We look the same in Gods eyes. He sits high and looks low. He has given us the responsibility to manage everything in our “backyards.” As parents, I feel that it is our responsibility to take our children “beyond our backyard” to help them explore other possibilities. Our role is to guide them and help them navigate the swinging golf clubs (enemies), golf carts (fast pace), rainy days (frustration), dark nights (distractions) that we know the world will throw at them. Sometimes our natural inclination is to overprotect, which to some means to shelter them and prevent them from being exposed to all that the world has to offer (good and bad). The mistake in this overprotective approach is that they may develop a false sense of reality, believing that the world is just like the serene “backyard” where we spend the majority of our time. However, the day will come when we, as parents, are not there to help our children manage and navigate life.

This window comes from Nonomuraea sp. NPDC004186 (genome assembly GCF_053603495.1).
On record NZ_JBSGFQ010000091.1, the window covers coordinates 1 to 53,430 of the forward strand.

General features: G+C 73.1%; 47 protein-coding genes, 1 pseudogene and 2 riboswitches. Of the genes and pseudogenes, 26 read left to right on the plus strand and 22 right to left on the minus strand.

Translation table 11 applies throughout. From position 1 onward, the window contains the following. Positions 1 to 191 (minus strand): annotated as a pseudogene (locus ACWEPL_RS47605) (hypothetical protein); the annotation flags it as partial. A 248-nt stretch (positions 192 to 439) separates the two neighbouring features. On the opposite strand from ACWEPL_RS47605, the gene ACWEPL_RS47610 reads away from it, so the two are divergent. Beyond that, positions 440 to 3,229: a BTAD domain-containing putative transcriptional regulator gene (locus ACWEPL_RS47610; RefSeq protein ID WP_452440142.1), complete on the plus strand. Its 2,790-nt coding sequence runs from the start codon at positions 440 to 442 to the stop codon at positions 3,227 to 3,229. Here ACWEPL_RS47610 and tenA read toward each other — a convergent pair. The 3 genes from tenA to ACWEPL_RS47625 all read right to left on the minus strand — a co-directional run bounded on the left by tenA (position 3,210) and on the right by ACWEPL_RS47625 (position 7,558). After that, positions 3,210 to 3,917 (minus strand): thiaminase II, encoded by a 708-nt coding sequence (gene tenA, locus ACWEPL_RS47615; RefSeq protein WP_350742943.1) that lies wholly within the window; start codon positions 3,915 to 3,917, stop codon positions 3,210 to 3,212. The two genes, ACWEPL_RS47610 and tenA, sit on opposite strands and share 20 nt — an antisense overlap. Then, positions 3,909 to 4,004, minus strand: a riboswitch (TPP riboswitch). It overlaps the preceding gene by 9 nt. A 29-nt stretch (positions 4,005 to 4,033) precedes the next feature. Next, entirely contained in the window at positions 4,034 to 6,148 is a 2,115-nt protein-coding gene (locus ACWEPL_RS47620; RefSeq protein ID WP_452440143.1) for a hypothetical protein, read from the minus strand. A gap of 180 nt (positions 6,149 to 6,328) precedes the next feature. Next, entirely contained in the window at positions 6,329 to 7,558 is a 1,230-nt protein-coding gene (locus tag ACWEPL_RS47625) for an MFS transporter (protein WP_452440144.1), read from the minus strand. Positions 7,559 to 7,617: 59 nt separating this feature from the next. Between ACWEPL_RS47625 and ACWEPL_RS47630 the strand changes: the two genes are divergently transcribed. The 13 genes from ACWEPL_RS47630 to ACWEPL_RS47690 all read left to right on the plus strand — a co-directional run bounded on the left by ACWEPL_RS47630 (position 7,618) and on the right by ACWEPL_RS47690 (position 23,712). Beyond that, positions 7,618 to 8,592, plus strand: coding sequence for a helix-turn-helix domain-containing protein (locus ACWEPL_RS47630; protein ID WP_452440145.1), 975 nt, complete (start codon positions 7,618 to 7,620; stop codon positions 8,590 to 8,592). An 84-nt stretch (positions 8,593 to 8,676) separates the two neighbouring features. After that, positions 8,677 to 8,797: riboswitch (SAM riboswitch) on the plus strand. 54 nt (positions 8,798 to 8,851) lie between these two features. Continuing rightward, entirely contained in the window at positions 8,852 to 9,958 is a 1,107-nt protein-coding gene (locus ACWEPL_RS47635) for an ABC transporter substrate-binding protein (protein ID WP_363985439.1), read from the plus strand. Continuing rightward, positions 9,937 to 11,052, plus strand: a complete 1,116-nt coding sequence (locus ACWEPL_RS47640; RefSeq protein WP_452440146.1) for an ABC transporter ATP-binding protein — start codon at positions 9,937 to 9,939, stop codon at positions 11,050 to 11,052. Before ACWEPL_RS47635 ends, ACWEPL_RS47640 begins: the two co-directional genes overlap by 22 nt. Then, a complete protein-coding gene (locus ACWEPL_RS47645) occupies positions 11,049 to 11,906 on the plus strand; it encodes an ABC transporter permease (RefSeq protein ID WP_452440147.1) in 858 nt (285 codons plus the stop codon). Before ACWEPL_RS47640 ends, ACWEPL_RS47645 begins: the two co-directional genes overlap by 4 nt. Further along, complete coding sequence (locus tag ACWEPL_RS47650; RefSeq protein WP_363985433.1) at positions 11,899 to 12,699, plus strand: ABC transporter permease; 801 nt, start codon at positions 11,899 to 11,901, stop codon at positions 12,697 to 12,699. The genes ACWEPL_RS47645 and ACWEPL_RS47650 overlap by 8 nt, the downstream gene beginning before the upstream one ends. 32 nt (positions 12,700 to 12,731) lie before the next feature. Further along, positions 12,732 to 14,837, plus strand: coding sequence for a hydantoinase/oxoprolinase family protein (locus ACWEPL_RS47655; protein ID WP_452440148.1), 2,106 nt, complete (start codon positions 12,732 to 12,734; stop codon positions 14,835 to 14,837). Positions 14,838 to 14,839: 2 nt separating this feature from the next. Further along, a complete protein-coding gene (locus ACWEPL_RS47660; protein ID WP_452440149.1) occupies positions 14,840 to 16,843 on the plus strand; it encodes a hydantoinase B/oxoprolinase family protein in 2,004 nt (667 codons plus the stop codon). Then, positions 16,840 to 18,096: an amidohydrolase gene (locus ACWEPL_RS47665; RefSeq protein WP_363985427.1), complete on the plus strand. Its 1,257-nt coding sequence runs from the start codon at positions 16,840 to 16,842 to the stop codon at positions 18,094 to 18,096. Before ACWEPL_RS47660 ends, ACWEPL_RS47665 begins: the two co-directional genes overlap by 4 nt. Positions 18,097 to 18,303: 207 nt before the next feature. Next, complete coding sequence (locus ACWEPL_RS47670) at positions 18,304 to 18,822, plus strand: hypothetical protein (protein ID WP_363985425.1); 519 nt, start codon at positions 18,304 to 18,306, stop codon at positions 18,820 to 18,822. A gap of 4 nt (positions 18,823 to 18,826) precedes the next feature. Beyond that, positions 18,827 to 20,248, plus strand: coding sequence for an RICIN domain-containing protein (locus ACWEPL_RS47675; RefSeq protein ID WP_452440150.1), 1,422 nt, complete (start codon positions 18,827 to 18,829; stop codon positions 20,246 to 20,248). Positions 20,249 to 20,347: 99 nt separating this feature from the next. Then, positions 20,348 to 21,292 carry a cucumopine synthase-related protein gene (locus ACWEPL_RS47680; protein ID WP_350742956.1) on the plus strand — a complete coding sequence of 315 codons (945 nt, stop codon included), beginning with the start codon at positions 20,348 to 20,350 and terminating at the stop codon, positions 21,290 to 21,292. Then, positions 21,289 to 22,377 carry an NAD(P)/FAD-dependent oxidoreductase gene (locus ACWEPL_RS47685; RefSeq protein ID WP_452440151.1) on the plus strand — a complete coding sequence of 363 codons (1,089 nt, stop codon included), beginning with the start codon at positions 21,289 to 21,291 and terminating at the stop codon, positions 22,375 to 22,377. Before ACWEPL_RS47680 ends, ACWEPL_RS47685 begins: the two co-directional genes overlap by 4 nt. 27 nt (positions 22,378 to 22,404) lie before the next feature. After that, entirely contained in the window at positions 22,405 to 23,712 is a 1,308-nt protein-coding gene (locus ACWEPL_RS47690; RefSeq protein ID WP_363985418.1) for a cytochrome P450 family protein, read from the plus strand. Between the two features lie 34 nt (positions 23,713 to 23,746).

Exposure helps them discover who they are to become, while allowing them to think through the options.

The discovery process can and should take place within the safety of our backyards, but we should not let our fears build an ant farm that prevents our children from even experiencing the wonders that are in your backyards and beyond.

Allow them to explore, and as they learn, expand their boundaries to what they can handle. Sure they will test the limits, you and I both did. It is apart of growing up. My prayer (our prayer) is that they will take what we taught and apply it when we are not around. The last thing that we want is for them to discover the golf cart (fast pace) and we never told them about the golf cart or that there is a thing called a seat belt (well not really on a golf cart).

My point…because we have been exposed, we can sit and pier out into the world (from our backyards) and prepare our sons and daughters for all that the world has in store. Teach them to take the proper precautions, but encourage them to explore and grow during the process.

Please, please ensure that you look “beyond your backyard” and not limited the potential of their tomorrow, because we never expose them to what is possible.